Terms Of The Elements of Art - "Space"
Space- element of art, refers to the emptiness or area between,
around, above, below, or within objects
Positive Space- the shapes or forms of interest
Negative Space- the empty space between the shapes or forms
Point of view- refers to the angle at which you view an object.
Illusion of form-is manifested by creating an image with a range of
value. By accurately placing highlights and shadows an artist can
create the illusion of form.
Chiaroscuro- An Italian word that means the arrangement of light and
shadow. Today chiaroscuro is also called modeling or shading.
Illusion of depth- is manifested through the use of several factors
Definition: (noun) - An element of art, space refers to distances or
areas around, between or within components of a piece. Space can be
positive (white or light) or negative (black or dark), open or closed,
shallow or deep and two-dimensional or three-dimensional. Sometimes
space isn't actually within a piece, but the illusion of it is.
! Out of the darkness, the void emerged and invaded modern art
with Russian artist Kazimir Malevich’s painting Black Square in 1915. As the
totalization of everything and nothing at once, this landmark painting is infinite
space represented on a flat plane. A undefinable negation that is at once
cinematic and static, it is not a representation of the void but the void itself. A
reduction of form and content to an absolute essence, Black Square conveys a
simultaneous flattening and infinite expansion of space. Just as when the screen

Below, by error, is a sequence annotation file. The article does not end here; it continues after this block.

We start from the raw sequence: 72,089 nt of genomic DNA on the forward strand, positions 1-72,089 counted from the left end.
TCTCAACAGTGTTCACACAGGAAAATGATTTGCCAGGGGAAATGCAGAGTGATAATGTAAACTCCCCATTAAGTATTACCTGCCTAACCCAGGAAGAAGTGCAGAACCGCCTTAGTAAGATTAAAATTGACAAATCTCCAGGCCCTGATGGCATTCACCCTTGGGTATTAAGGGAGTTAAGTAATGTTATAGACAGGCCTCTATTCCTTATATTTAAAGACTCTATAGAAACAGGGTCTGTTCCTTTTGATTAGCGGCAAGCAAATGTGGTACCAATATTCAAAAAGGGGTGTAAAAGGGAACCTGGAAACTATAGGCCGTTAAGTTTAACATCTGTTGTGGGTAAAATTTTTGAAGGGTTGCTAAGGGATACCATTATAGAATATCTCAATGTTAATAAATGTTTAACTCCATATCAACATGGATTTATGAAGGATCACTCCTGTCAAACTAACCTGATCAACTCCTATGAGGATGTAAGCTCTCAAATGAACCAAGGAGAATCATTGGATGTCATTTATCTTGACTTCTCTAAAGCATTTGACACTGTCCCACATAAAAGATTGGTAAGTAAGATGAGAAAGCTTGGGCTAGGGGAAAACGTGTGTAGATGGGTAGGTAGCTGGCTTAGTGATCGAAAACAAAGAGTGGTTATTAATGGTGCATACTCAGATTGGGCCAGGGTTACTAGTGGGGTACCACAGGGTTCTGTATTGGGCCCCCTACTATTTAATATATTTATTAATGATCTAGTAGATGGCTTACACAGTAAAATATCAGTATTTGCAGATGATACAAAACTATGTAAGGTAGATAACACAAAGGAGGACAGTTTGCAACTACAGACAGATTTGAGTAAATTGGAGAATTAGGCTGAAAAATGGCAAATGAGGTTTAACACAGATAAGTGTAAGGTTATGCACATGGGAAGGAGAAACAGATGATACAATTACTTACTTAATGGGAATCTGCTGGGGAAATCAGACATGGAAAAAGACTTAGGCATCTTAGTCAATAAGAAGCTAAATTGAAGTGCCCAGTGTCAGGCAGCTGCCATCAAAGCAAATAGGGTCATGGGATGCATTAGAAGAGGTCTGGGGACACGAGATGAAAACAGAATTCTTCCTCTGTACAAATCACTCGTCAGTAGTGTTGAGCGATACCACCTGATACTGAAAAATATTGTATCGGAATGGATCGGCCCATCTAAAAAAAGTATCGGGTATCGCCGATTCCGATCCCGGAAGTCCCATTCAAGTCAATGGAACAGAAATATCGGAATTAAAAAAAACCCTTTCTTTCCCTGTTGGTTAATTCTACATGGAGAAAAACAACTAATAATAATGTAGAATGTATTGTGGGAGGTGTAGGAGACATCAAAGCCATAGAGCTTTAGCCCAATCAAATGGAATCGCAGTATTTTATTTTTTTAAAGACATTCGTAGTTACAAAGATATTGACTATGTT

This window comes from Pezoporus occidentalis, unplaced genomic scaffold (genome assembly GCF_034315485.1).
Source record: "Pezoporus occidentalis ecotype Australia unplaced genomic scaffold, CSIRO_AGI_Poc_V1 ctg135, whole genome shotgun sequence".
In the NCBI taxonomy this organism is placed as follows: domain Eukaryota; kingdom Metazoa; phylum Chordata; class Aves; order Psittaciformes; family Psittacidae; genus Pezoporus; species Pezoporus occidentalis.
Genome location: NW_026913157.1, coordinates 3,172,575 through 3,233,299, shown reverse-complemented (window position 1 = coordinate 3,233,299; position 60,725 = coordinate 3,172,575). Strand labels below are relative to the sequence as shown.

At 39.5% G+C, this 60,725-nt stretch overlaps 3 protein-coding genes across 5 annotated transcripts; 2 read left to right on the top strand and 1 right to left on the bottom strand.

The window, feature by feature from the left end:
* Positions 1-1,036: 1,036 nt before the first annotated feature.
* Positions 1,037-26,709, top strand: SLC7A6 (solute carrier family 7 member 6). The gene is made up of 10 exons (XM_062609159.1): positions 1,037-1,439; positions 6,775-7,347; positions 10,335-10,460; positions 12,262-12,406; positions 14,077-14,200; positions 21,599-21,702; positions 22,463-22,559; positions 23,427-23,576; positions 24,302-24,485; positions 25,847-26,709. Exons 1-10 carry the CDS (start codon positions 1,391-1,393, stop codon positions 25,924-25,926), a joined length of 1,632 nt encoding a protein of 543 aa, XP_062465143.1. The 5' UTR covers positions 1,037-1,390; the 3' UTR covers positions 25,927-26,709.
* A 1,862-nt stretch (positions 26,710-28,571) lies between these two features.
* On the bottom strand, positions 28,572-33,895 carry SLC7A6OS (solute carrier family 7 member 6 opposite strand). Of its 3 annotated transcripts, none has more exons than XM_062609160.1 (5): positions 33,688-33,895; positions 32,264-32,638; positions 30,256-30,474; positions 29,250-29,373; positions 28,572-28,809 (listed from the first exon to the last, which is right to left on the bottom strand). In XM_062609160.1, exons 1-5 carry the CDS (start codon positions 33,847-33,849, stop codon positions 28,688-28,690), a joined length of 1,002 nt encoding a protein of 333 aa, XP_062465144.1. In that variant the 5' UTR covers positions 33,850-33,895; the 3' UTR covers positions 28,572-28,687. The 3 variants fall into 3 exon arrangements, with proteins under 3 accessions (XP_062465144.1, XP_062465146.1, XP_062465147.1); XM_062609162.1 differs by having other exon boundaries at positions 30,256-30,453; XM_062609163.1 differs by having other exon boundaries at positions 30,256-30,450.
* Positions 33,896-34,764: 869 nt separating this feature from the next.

goes dark in the cinema, representations of distance are made palpable. There is
horror within this unknown space. It is an empty distance.
It has almost become a special art to paint empty space, to make it palpable, and
to develop variations upon this singular theme. Not only are there pictures upon
which almost nothing is painted, not only is it an essential feature of their style to
make the strongest impression with the fewest strokes and the scantiest means,
but there are very many pictures especially connected with a contemplation to
impress upon the observer the feeling that the void itself is depicted as a subject,
it is indeed the main subject of the picture….
For Void is, like Darkness and Silence, a negation, but a negation that does away
with every this and here, in order that the wholly other may become actual. –
Rudolph Otto, The Idea of the Holy: an inquiry into the non-rational factor in the
idea of the divine and its relation to the rational (1923)
Nearly one hundred years after Black Square and Otto’s The Idea of the Holy, the
void takes on new meaning in contemporary art and film. While Empty
Distances stems from art historical traditions of emptiness as subject (think Yves
Klein’s La spécialisation de la sensibilité à l’état matière première en sensibilité
picturale stabilisée, Le Vide in 1958 or Michael Asher’s wall removal at Claire
Copley Gallery in 1974), philosophically this exhibition is a provocation to rethink
the void’s meaning by considering it in post-apocalyptic terms.
Taking 20th century theologian Rudolph Otto’s phrase “empty distance” and idea
that the very act of pictorially depicting the void establishes darkness and silence
as subject itself,Empty Distances positions itself at the collapse of society. The
recent global financial crisis, governmental overthrows in Egypt and Libya, and the
current protests in Istanbul’s Taksim Square (violent repercussions of human-
produced horrors) have taken us to the other side; we are living in a post-
apocalypse. But within this cyclical fall and rise of society is the promise a new
future or, at the very least, an imagining of a different future that is both
dependent and secluded from the past. Films like Night of the Living Dead(1968)
and The Bed Sitting Room (1969) along with artworks like those in Empty
Distancesare able to provide unthinkable visualizations of what a new society
would look like and, in context with current international events, suggest that we
may already be living in a brave new world, only we don’t realize it yet.
Ornament VI by Barnett Newman